|Other names||Seborrhoea, sebopsoriasis, seborrhoeic eczema, pityriasis capitis|
|An example of seborrhoeic dermatitis between the nose and mouth|
|Symptoms||Itchy, flaking, greasy, red, and inflamed skin|
|Causes||Genetic and environmental factors|
|Risk factors||Stress, winter, poor immune function, Parkinson disease, epilepsy, Down syndrome|
|Diagnostic method||Based on symptoms|
|Differential diagnosis||Psoriasis, atopic dermatitis, tinea capitis, rosacea, systemic lupus erythematosus|
|Medication||Antifungal cream, anti-inflammatory agents, coal tar, phototherapy|
|Frequency||~2% (adults), ~40% (babies)|
Seborrhoeic dermatitis, also known as seborrhoea, is a long-term skin disorder. Symptoms include red, scaly, greasy, itchy, and inflamed skin. Areas of the skin rich in oil-producing glands are often affected including the scalp, face, and chest. It can result in social or self-esteem problems. In babies, when the scalp is primarily involved, it is called cradle cap. Dandruff is a milder form of the condition, without associated inflammation.
The cause is unclear but believed to involve a number of genetic and environmental factors. Risk factors include poor immune function, Parkinson disease, epilepsy, and Down syndrome. The condition may worsen with stress or during the winter. It is not a result of poor hygiene. Diagnosis is typically based on the symptoms.
The typical treatment is antifungal cream and anti-inflammatory agents. Specifically ketoconazole or ciclopirox are effective. It is unclear if other antifungals, such as miconazole, are equally effective as they have been poorly studied. Other options may include antiandrogens, antihistamines, coal tar, and phototherapy.
The condition is most common in those around the age of 50, during puberty, and among those less than three months old. In adults about 2% of people are affected. Males are more often affected than females. Up to 40% of babies may be affected to some degree.
Signs and symptoms
Seborrhoeic dermatitis' symptoms appear gradually, and usually the first signs are flaky skin and scalp. Symptoms occur most commonly anywhere on the skin of the scalp, behind the ears, on the face, and in areas where the skin folds. Flakes may be yellow, white or grayish. Redness and flaking may also occur on the skin near the eyelashes, on the forehead, around the sides of the nose, on the chest, and on the upper back.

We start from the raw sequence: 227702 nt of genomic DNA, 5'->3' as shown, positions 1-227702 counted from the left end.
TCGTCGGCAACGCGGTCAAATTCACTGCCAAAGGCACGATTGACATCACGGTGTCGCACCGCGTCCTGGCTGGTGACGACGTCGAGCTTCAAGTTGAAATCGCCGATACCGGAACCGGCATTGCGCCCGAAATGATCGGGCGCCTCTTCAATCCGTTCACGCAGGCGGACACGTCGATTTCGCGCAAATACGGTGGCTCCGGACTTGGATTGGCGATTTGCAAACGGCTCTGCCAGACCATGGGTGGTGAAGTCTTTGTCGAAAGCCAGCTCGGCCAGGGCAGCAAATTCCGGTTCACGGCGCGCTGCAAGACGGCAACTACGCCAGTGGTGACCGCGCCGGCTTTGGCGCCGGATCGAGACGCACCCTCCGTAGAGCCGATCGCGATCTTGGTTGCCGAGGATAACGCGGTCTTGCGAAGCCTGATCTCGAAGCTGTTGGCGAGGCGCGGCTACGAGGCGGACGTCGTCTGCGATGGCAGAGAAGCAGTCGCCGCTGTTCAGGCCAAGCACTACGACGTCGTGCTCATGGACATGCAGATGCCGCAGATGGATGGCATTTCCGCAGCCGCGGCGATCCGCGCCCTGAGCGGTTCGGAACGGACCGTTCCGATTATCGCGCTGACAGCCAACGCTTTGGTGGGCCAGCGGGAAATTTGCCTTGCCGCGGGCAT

In more severe cases, yellowish to reddish scaly pimples appear along the hairline, behind the ears, in the ear canal, on the eyebrows, on the bridge of the nose, around the nose, on the chest, and on the upper back.
Commonly, patients experience mild redness, scaly skin lesions and in some cases hair loss. Other symptoms include patchy scaling or thick crusts on the scalp, red, greasy skin covered with flaky white or yellow scales, itching, soreness and yellow or white scales that may attach to the hair shaft.
Seborrhoeic dermatitis can occur in infants younger than three months and it causes a thick, oily, yellowish crust around the hairline and on the scalp. Itching is not common among infants. Frequently, a stubborn diaper rash accompanies the scalp rash.
The cause of seborrhoeic dermatitis has not been fully clarified. The condition is thought to be due to a local inflammatory response to colonization by Malassezia fungi species in sebum-producing skin areas including the scalp, face, chest, back, underarms, and groin. This is based on observations of high counts of Malassezia species in skin affected by seborrhoeic dermatitis and on the effectiveness of antifungals in treating the condition. Such species of Malassezia include M. furfur (formerly P. ovale), M. globosa, M. restricta, M. sympodialis, and M. slooffiae. Although Malassezia appears to be the central predisposing factor in seborrhoeic dermatitis, it is thought that other factors are necessary for the presence of Malassezia to result in the pathology characteristic of the condition. This is based on the fact that high counts of Malassezia in the skin alone do not result in seborrhoeic dermatitis. Besides antifungals, the effectiveness of anti-inflammatory drugs, which reduce inflammation, and antiandrogens, which reduce sebum production, provide further insights into the pathophysiology of seborrhoeic dermatitis.
In addition to the presence of Malassezia, genetic, environmental, hormonal, and immune-system factors are necessary for and/or modulate the expression of seborrhoeic dermatitis. The condition may be aggravated by illness, psychological stress, fatigue, sleep deprivation, change of season, and reduced general health. In children and babies, excessive vitamin A intake or issues with Δ6-desaturase enzymes have been correlated with increased risk. Seborrhoeic dermatitis-like eruptions are also associated with vitamin B6 deficiency. Those with immunodeficiency (especially infection with HIV) and with neurological disorders such as Parkinson's disease (for which the condition is an autonomic sign) and stroke are particularly prone to it.